If you are a U.S. citizen living abroad, you must file U.S. taxes. Failure to do so could lead to costly penalties. Brush up on everything you need to know as an expat filing U.S. taxes, including how to avoid a double tax from both countries.
Tax Filing Deadlines
While April 15 may be the deadline for U.S.-based tax filers, as an expat, you receive an automatic extension until approximately June 15 for filing your U.S. expat tax return. You have the additional option to claim a standard extension by completing Form 2350. This may be beneficial if you expect to meet the residence test or physical presence test, but won’t meet those qualifications by June 15.
How to Handle U.S. Expat Taxation If You Pay Taxes in Another Country
If you pay taxes in the country where you work, you would understandably balk at having to then pay taxes on the same income to the U.S. government. Recognizing the unfairness of that situation, the government allows expats to claim a foreign tax credit, reflecting the taxes they already paid on that income. To claim the credit, complete Form 1116.
The IRS also allows expat filers to exclude foreign income earned up to a certain threshold, which is adjusted annually. For 2018, the threshold is $104,100 for individual tax filers. Foreign income is taken as a credit rather than a deduction, which means that expats who exceed the threshold can carry over the extra income in future years. Deductions can only be taken in the year earned, in contrast. To claim this credit, expat filers must complete Form 2555 and demonstrate proof of eligibility.
There are two ways expats can prove eligibility for the credit. One, by showing they spent at least 330 days in another country over a 12-month period. Two, by providing proof of a bona fide residence in another country.
Taxpayers also have the option to deduct all the income earned in another country. To do so, expats must use Form 1040 and complete a detailed Schedule A
What About Dual Citizenship and Taxes?
Americans must file U.S. taxes, even if they also claim citizenship to another country. Giving up U.S. citizenship is an option. However, revoking U.S. citizenship is not a straightforward path to getting out of taxes. Consider that anyone wishing to give up U.S. citizenship must have complied with the Report of Foreign Bank and Financial Accounts (FBAR) reporting regulation for the previous six years and have filed five years of U.S. tax returns. There’s also a fee to renounce citizenship.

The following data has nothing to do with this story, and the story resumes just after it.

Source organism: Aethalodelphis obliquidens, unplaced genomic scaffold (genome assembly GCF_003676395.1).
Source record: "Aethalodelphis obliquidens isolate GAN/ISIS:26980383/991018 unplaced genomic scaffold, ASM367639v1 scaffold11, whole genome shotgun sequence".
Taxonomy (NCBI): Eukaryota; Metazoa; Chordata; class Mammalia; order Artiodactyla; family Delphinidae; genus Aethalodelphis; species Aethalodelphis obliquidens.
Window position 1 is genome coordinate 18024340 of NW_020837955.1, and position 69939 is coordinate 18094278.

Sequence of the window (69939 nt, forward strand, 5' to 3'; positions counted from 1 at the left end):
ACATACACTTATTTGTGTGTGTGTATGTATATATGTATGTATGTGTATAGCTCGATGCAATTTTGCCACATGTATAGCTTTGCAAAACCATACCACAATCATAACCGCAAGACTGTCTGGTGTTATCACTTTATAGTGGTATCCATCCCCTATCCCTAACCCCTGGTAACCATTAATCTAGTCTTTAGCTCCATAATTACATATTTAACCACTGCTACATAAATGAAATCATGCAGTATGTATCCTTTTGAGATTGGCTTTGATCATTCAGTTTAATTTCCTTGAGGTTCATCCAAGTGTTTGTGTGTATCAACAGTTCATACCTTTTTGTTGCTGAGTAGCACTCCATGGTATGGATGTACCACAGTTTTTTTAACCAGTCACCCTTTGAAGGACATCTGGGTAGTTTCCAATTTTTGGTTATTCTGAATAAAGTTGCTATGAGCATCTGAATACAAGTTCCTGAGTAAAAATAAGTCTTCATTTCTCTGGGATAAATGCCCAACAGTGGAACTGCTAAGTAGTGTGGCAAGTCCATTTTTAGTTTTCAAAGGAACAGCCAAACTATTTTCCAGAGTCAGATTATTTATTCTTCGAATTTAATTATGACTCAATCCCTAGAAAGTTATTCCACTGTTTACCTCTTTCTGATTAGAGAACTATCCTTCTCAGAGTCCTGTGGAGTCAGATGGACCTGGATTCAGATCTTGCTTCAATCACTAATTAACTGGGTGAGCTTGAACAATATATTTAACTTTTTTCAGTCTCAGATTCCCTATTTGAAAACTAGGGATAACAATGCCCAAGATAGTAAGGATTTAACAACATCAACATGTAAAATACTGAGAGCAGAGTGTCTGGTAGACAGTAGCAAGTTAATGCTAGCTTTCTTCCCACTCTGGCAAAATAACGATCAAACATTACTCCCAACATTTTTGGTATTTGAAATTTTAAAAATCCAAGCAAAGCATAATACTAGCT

The U.S. has double taxation agreements with many countries, which means that expats can avoid paying taxes twice on the same income. Tax rates do play a role, but these agreements help lessen the tax burden of dual tax residency.
Penalties for Not Filing U.S. Expat Tax Return
Expat taxes are complex, and some filers may opt to avoid the issue and not file, especially when they live and work abroad. Unfortunately, this sets expats up for trouble if the IRS discovers that they did not file. Expats who don’t file U.S. taxes can lose out on the ability to claim tax deductions for expats and be subject to penalties of up to thousands of dollars. If you didn’t file U.S. taxes because you were unaware it was mandatory, you may catch up on back taxes using a non-penalty disclosure program.
Get help filing your taxes as an expat from a CPA that specializes in U.S. expat taxation issues, including dual citizenship and foreign income exclusion. We can file your taxes, advise you on circumstances unique to you, and help maximize your expat tax benefits.